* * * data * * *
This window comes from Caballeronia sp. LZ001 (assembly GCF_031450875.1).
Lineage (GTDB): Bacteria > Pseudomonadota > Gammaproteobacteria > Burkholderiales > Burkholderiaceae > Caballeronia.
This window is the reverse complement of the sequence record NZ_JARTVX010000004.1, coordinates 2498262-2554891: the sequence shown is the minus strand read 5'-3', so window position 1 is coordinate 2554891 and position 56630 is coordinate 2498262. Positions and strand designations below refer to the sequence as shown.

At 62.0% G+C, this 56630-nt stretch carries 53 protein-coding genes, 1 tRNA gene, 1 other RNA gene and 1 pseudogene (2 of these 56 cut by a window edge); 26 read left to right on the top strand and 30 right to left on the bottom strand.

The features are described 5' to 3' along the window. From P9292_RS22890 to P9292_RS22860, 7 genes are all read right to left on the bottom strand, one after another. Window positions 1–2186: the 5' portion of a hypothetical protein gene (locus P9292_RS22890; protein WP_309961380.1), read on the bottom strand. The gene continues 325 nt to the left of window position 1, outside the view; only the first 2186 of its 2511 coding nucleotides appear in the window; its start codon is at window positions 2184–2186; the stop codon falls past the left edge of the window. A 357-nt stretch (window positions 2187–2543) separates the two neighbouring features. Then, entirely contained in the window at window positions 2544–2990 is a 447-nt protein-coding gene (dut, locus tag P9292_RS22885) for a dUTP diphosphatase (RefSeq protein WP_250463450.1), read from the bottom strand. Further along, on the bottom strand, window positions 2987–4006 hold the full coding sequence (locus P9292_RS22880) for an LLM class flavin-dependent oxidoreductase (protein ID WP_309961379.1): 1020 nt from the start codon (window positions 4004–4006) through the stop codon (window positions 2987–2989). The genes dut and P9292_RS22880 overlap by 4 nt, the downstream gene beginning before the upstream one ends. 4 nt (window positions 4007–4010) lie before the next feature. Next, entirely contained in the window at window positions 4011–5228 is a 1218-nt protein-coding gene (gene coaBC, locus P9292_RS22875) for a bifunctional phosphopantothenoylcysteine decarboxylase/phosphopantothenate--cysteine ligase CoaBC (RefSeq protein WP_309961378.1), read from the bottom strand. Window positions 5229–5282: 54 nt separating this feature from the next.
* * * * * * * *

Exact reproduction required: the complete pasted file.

This window comes from Caballeronia sp. LZ001 (assembly GCF_031450875.1).
Lineage (GTDB): Bacteria > Pseudomonadota > Gammaproteobacteria > Burkholderiales > Burkholderiaceae > Caballeronia.
This window is the reverse complement of the sequence record NZ_JARTVX010000004.1, coordinates 2498262-2554891: the sequence shown is the minus strand read 5'-3', so window position 1 is coordinate 2554891 and position 56630 is coordinate 2498262. Positions and strand designations below refer to the sequence as shown.

At 62.0% G+C, this 56630-nt stretch carries 53 protein-coding genes, 1 tRNA gene, 1 other RNA gene and 1 pseudogene (2 of these 56 cut by a window edge); 26 read left to right on the top strand and 30 right to left on the bottom strand.

The features are described 5' to 3' along the window. From P9292_RS22890 to P9292_RS22860, 7 genes are all read right to left on the bottom strand, one after another. Window positions 1–2186: the 5' portion of a hypothetical protein gene (locus P9292_RS22890; protein WP_309961380.1), read on the bottom strand. The gene continues 325 nt to the left of window position 1, outside the view; only the first 2186 of its 2511 coding nucleotides appear in the window; its start codon is at window positions 2184–2186; the stop codon falls past the left edge of the window. A 357-nt stretch (window positions 2187–2543) separates the two neighbouring features. Then, entirely contained in the window at window positions 2544–2990 is a 447-nt protein-coding gene (dut, locus tag P9292_RS22885) for a dUTP diphosphatase (RefSeq protein WP_250463450.1), read from the bottom strand. Further along, on the bottom strand, window positions 2987–4006 hold the full coding sequence (locus P9292_RS22880) for an LLM class flavin-dependent oxidoreductase (protein ID WP_309961379.1): 1020 nt from the start codon (window positions 4004–4006) through the stop codon (window positions 2987–2989). The genes dut and P9292_RS22880 overlap by 4 nt, the downstream gene beginning before the upstream one ends. 4 nt (window positions 4007–4010) lie before the next feature. Next, entirely contained in the window at window positions 4011–5228 is a 1218-nt protein-coding gene (gene coaBC, locus P9292_RS22875) for a bifunctional phosphopantothenoylcysteine decarboxylase/phosphopantothenate--cysteine ligase CoaBC (RefSeq protein WP_309961378.1), read from the bottom strand. Window positions 5229–5282: 54 nt separating this feature from the next.